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Saturday, November 29, 2003

And The Name Is...

We had the bris for our third child this past Friday. He took it well, all things considered. We named him Chaim Eliezer after my father's father. Another point of interest. Last week's parsha (Torah portion) was Chayai Sarah (Genesis 23:1 - 25:18). First, the name of the parsha, "The Life of Sarah", alludes to the first name, Chaim, life. Secondly, the servant of Abraham that is sent to find Isaac a wife is identified with Eliezer.

Sunday, November 23, 2003

Call Me Ishmael-NDP

After the provincial election, I blogged about how the NDP lost their official party status now that they only have seven seats left. As it turns out, there is some flap over this. It seems that they want the law changed yet again so they can be official again. However, the new government won't do it this time. Apparently, this poses a problem for the seven remaining members. Now that they are unofficial, they cannot refer to themselves as NDP in parliment, they have to call themselves "Independant". So, in protest, one NDPer, Marilyn Churley, has gone ahead and legally changed her name to Marilyn Churley-NDP. That'll teach them.

It's a Boy!

This past Friday, at 3:03 p.m. EST, my wife and I had our third child, a boy, weighing in at 7 pounds 10 onces (the lightest so far). The labour went by fairly quick. I went to work in the morning, only to have several people inform me that my wife was in labour. I went home and we all went to the hospital. Two hours after getting there, the baby was born. As is the case nowadays, my wife and baby are already home from the hospital. The old timers (that is, anyone who has had a baby before the 1990s) shake their heads and remember when the hospitals insisted they stay for four, five, or seven days mimimum. Now, if there are no complications, they want you out as soon as possible.

Wednesday, November 19, 2003

No Kosher In The Name, Please, We're Kosher

Yesterday, a new kosher fast food joint opened in Toronto called Kosher King. It is the second kosher restaurant in Toronto by that name. What bothers me a bit about many kosher restaurants is that they have such uninspired names. How many kosher restaurants do you know with "Kosher" in the name? Kosher King, Kosher Express, Kosher Delight, Kosher This, Kosher That. How many kosher restaurants have "Glatt" in their name? How many kosher restaurants have "Jerusalem" in their name (usually pizza places)? Using the Kosher Restaurant Database at Shamash, I did a sampling of Brooklyn, NY. 21 listings with Kosher in the name, 8 matches for Glatt, and 5 for Jerusalem. For Manhattan, it was 16 for Kosher, 2 for Glatt, and 2 for Jerusalem. That's a total of 37 for Kosher, 10 for Glatt, and 7 for Jerusalem just for two boroughs of New York. Couldn't they come up with better names? It shouldn't be that hard.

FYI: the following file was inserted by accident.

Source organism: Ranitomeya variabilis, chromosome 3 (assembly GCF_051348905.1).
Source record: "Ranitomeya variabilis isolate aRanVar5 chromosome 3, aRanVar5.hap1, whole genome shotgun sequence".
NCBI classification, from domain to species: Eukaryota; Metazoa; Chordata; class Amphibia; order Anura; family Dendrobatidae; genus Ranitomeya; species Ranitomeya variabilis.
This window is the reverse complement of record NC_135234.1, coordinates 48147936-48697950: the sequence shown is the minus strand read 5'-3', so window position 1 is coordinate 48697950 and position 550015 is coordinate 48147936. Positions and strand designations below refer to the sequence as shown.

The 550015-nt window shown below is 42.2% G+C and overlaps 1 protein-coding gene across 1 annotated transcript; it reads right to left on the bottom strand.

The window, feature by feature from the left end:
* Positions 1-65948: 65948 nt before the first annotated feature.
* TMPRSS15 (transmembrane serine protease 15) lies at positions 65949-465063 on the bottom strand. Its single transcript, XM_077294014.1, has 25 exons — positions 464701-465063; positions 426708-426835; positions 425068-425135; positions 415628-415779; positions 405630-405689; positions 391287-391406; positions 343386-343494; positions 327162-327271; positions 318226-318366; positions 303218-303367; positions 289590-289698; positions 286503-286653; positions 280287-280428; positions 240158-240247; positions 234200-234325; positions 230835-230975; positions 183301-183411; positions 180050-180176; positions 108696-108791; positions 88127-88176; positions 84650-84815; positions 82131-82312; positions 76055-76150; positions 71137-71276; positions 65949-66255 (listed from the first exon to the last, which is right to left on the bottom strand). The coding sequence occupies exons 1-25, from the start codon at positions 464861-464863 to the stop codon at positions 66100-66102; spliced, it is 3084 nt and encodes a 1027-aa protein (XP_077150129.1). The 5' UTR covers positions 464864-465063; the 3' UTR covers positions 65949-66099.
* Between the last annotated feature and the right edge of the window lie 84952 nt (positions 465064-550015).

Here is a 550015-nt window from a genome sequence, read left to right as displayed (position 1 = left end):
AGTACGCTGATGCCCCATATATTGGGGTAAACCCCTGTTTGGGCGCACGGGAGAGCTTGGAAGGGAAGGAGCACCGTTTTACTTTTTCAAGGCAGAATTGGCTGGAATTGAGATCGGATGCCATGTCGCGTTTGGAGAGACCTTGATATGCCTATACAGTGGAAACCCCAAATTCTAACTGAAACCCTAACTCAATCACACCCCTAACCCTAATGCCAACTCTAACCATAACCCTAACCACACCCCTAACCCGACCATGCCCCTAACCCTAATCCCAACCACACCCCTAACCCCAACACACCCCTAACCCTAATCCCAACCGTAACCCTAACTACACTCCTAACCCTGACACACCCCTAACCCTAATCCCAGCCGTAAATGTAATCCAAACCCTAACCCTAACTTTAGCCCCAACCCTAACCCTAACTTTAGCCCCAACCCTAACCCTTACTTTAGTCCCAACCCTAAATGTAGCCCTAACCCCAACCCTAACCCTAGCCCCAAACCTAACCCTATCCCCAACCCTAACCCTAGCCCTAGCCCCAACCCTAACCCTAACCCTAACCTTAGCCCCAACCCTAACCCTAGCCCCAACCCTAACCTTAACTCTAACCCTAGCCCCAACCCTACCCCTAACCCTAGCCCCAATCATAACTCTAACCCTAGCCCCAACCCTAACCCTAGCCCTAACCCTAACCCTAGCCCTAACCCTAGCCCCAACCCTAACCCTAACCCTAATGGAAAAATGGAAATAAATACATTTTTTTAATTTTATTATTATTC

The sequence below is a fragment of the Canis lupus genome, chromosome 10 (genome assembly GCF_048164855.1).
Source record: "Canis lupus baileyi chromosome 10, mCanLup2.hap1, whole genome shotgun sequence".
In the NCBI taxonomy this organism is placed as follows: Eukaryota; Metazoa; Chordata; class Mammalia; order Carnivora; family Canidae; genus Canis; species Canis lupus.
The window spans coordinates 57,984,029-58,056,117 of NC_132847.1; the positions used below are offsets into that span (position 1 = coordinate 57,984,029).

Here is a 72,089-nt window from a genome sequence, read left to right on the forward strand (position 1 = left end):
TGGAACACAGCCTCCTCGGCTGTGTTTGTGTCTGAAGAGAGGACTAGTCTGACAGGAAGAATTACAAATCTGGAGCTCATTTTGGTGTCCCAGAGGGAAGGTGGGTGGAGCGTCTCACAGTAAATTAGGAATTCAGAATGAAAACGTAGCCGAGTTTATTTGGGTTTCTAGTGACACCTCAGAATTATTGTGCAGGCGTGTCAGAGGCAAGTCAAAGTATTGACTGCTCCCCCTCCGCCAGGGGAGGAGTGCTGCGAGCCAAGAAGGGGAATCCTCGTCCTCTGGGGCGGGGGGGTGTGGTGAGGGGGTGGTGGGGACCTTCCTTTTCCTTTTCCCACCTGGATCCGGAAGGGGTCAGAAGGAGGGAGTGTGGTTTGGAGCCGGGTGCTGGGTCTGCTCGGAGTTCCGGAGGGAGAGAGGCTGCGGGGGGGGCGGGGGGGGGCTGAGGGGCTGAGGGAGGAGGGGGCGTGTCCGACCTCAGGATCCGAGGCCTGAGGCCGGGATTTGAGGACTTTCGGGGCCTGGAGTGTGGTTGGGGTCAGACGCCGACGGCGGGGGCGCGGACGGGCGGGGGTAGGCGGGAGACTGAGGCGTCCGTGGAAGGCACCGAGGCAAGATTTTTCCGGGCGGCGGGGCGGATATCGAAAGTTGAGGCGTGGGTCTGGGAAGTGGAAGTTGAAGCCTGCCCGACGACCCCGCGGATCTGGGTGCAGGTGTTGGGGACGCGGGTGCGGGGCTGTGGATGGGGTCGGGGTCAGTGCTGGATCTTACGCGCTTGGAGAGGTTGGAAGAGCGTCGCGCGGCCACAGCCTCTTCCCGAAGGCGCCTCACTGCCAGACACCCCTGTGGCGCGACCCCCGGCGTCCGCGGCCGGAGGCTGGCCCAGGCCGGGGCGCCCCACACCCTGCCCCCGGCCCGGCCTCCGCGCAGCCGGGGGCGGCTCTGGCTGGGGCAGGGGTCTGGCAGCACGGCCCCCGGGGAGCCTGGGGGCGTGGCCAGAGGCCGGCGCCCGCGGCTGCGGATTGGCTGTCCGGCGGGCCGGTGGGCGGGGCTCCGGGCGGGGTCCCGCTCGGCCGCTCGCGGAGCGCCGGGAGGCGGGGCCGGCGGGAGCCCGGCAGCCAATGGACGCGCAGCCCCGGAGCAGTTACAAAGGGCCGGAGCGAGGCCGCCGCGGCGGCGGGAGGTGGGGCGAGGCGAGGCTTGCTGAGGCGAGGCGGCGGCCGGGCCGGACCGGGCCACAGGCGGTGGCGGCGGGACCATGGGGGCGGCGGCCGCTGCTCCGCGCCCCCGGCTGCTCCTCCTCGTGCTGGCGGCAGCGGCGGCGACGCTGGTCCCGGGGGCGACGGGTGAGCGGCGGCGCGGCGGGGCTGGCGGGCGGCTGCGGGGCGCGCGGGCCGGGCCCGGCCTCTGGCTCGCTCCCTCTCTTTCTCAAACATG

Eclipse Local History Revisited

In a previous post, I talked about Eclipse's local history and my need to recover a file that I deleted from the local history. I was wondering if there was a feature in Eclipse that let me do that, instead of doing it manually. As it turns out, there is a feature that allows me to do that. If one right-clicks on the package or project that it was deleted from and selects "Restore from Local History..." you have the option of recovering any deleted file with any saved local version. Next time, I'd better read the docs.